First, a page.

Also syntax for new operator is typename *variable_name = new typename, but here
T() will be a temporary object but not type name.
Similarly to the Most Vexing Parse,
T() has different meanings depending on context. It does not always produce a temporary, but generally initializes some new anonymous object or subobject. The object might be
- a temporary if
T() is in an expression,
- base subobject if
T() appears before the body in a constructor, or
- the referent of the pointer if
T() appears after
new. Note that the pointer has a name, but the object is anonymous.
new T and
new T() do slightly different things: for some types,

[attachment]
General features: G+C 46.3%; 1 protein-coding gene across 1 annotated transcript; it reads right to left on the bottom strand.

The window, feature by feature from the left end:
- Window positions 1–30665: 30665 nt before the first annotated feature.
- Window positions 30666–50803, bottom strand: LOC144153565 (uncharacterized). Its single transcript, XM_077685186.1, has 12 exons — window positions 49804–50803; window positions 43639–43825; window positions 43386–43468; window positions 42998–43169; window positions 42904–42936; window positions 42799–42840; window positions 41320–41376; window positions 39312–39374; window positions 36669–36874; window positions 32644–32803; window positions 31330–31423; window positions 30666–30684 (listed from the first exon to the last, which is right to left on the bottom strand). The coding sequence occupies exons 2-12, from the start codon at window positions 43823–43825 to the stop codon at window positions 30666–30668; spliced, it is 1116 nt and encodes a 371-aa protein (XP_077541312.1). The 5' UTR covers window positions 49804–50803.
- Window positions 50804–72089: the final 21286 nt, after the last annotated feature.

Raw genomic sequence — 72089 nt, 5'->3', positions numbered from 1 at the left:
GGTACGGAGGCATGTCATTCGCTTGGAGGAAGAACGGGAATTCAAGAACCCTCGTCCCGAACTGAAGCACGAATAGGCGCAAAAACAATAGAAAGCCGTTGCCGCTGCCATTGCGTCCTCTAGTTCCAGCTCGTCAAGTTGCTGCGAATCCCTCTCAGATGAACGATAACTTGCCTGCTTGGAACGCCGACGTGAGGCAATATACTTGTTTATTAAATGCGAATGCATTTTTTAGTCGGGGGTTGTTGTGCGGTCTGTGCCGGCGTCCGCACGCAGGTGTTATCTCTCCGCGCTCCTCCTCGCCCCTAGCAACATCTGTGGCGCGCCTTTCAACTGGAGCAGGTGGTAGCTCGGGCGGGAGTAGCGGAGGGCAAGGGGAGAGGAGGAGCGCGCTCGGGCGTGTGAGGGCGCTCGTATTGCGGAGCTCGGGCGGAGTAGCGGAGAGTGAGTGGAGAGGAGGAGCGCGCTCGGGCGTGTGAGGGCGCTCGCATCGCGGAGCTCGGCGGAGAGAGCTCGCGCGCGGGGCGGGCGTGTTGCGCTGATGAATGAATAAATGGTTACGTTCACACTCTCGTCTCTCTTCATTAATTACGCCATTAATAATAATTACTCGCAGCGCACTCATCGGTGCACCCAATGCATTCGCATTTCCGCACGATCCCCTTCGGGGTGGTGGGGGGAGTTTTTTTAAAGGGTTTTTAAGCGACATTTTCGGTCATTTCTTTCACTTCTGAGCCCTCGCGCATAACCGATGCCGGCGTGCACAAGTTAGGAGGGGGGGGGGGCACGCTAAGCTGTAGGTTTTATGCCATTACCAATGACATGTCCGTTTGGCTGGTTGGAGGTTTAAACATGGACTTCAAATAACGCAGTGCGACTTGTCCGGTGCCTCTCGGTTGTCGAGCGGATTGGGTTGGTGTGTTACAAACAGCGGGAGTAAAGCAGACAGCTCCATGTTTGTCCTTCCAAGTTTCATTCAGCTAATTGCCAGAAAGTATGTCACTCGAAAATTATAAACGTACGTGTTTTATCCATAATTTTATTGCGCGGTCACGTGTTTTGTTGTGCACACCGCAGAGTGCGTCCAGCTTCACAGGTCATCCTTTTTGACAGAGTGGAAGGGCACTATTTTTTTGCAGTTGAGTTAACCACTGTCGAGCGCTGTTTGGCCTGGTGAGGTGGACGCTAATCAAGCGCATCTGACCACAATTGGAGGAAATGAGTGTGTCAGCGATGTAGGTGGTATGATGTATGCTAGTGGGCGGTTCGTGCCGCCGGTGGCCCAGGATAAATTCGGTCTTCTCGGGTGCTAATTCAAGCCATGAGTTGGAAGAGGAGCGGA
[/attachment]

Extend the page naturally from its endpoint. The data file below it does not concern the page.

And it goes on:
new T leaves values uninitialized. (The official term is default-initialization.) There is no corresponding grammatical construct for base subobjects or temporaries: base subobjects are default-initialized by omitting the initializer, and temporaries are not allowed to be default-initialized. The difference is minor, since in all these cases a constructor will be called if you defined one, and a constructor should always be defined, and it should always initialize all members. Exceptions are fundamental types such as
int and simple structures like
To be on the safe side, it's best to avoid
new T in favor of
new T() just to make sure that things are nicely zeroed out in the absence of a constructor.